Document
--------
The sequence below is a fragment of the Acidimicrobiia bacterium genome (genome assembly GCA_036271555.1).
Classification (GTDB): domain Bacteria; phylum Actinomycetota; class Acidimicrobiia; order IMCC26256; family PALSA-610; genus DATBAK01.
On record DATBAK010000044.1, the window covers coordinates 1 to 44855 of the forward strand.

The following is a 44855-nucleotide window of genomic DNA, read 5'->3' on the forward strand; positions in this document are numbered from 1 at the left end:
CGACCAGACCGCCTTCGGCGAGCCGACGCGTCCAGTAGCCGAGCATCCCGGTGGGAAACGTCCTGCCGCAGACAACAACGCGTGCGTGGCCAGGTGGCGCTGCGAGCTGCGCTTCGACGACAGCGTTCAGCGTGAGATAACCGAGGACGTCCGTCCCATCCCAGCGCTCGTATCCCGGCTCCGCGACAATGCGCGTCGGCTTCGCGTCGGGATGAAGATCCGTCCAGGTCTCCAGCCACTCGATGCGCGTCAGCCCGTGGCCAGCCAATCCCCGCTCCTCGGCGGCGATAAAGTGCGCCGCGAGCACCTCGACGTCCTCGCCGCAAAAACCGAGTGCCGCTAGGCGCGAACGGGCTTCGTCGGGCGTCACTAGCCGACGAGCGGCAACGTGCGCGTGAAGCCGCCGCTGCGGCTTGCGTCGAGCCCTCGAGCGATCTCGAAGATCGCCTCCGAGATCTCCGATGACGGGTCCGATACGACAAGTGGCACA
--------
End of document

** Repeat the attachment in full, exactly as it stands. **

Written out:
The sequence below is a fragment of the Acidimicrobiia bacterium genome (genome assembly GCA_036271555.1).
Classification (GTDB): domain Bacteria; phylum Actinomycetota; class Acidimicrobiia; order IMCC26256; family PALSA-610; genus DATBAK01.
On record DATBAK010000044.1, the window covers coordinates 1 to 44855 of the forward strand.

The following is a 44855-nucleotide window of genomic DNA, read 5'->3' on the forward strand; positions in this document are numbered from 1 at the left end:
CGACCAGACCGCCTTCGGCGAGCCGACGCGTCCAGTAGCCGAGCATCCCGGTGGGAAACGTCCTGCCGCAGACAACAACGCGTGCGTGGCCAGGTGGCGCTGCGAGCTGCGCTTCGACGACAGCGTTCAGCGTGAGATAACCGAGGACGTCCGTCCCATCCCAGCGCTCGTATCCCGGCTCCGCGACAATGCGCGTCGGCTTCGCGTCGGGATGAAGATCCGTCCAGGTCTCCAGCCACTCGATGCGCGTCAGCCCGTGGCCAGCCAATCCCCGCTCCTCGGCGGCGATAAAGTGCGCCGCGAGCACCTCGACGTCCTCGCCGCAAAAACCGAGTGCCGCTAGGCGCGAACGGGCTTCGTCGGGCGTCACTAGCCGACGAGCGGCAACGTGCGCGTGAAGCCGCCGCTGCGGCTTGCGTCGAGCCCTCGAGCGATCTCGAAGATCGCCTCCGAGATCTCCGATGACGGGTCCGATACGACAAGTGGCACA